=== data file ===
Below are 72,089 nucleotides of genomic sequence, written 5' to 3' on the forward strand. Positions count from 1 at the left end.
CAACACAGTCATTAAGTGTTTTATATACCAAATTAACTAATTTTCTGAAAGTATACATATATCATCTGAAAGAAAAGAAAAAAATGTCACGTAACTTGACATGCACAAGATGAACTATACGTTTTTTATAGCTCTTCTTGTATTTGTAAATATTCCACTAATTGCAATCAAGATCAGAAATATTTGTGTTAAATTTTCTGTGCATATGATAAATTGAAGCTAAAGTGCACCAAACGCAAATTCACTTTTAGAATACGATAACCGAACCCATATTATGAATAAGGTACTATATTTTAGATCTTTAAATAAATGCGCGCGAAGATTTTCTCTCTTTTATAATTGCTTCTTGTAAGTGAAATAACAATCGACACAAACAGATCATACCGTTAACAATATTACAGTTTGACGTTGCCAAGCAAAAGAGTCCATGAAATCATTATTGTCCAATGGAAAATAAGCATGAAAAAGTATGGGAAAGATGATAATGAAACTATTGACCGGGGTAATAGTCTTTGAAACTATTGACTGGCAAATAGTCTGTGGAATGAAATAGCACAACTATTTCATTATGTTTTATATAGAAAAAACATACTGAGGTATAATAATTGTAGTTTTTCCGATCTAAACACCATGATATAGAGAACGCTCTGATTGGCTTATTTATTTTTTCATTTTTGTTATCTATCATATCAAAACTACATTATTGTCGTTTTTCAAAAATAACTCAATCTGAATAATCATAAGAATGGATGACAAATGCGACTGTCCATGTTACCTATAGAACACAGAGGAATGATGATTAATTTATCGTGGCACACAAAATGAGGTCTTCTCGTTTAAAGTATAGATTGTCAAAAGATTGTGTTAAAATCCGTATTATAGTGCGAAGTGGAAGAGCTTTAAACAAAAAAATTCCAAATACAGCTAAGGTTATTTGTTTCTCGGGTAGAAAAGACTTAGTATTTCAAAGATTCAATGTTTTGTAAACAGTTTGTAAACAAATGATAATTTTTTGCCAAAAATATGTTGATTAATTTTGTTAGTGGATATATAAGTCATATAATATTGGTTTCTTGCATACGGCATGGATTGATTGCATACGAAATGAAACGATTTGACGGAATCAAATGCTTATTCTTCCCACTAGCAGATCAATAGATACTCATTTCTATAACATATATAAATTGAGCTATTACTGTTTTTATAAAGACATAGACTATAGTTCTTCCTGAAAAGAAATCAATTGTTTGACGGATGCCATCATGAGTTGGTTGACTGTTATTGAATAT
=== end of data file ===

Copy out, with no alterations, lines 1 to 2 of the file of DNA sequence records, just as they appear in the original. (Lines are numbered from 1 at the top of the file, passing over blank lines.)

Below are 72,089 nucleotides of genomic sequence, written 5' to 3' on the forward strand. Positions count from 1 at the left end.
CAACACAGTCATTAAGTGTTTTATATACCAAATTAACTAATTTTCTGAAAGTATACATATATCATCTGAAAGAAAAGAAAAAAATGTCACGTAACTTGACATGCACAAGATGAACTATACGTTTTTTATAGCTCTTCTTGTATTTGTAAATATTCCACTAATTGCAATCAAGATCAGAAATATTTGTGTTAAATTTTCTGTGCATATGATAAATTGAAGCTAAAGTGCACCAAACGCAAATTCACTTTTAGAATACGATAACCGAACCCATATTATGAATAAGGTACTATATTTTAGATCTTTAAATAAATGCGCGCGAAGATTTTCTCTCTTTTATAATTGCTTCTTGTAAGTGAAATAACAATCGACACAAACAGATCATACCGTTAACAATATTACAGTTTGACGTTGCCAAGCAAAAGAGTCCATGAAATCATTATTGTCCAATGGAAAATAAGCATGAAAAAGTATGGGAAAGATGATAATGAAACTATTGACCGGGGTAATAGTCTTTGAAACTATTGACTGGCAAATAGTCTGTGGAATGAAATAGCACAACTATTTCATTATGTTTTATATAGAAAAAACATACTGAGGTATAATAATTGTAGTTTTTCCGATCTAAACACCATGATATAGAGAACGCTCTGATTGGCTTATTTATTTTTTCATTTTTGTTATCTATCATATCAAAACTACATTATTGTCGTTTTTCAAAAATAACTCAATCTGAATAATCATAAGAATGGATGACAAATGCGACTGTCCATGTTACCTATAGAACACAGAGGAATGATGATTAATTTATCGTGGCACACAAAATGAGGTCTTCTCGTTTAAAGTATAGATTGTCAAAAGATTGTGTTAAAATCCGTATTATAGTGCGAAGTGGAAGAGCTTTAAACAAAAAAATTCCAAATACAGCTAAGGTTATTTGTTTCTCGGGTAGAAAAGACTTAGTATTTCAAAGATTCAATGTTTTGTAAACAGTTTGTAAACAAATGATAATTTTTTGCCAAAAATATGTTGATTAATTTTGTTAGTGGATATATAAGTCATATAATATTGGTTTCTTGCATACGGCATGGATTGATTGCATACGAAATGAAACGATTTGACGGAATCAAATGCTTATTCTTCCCACTAGCAGATCAATAGATACTCATTTCTATAACATATATAAATTGAGCTATTACTGTTTTTATAAAGACATAGACTATAGTTCTTCCTGAAAAGAAATCAATTGTTTGACGGATGCCATCATGAGTTGGTTGACTGTTATTGAATAT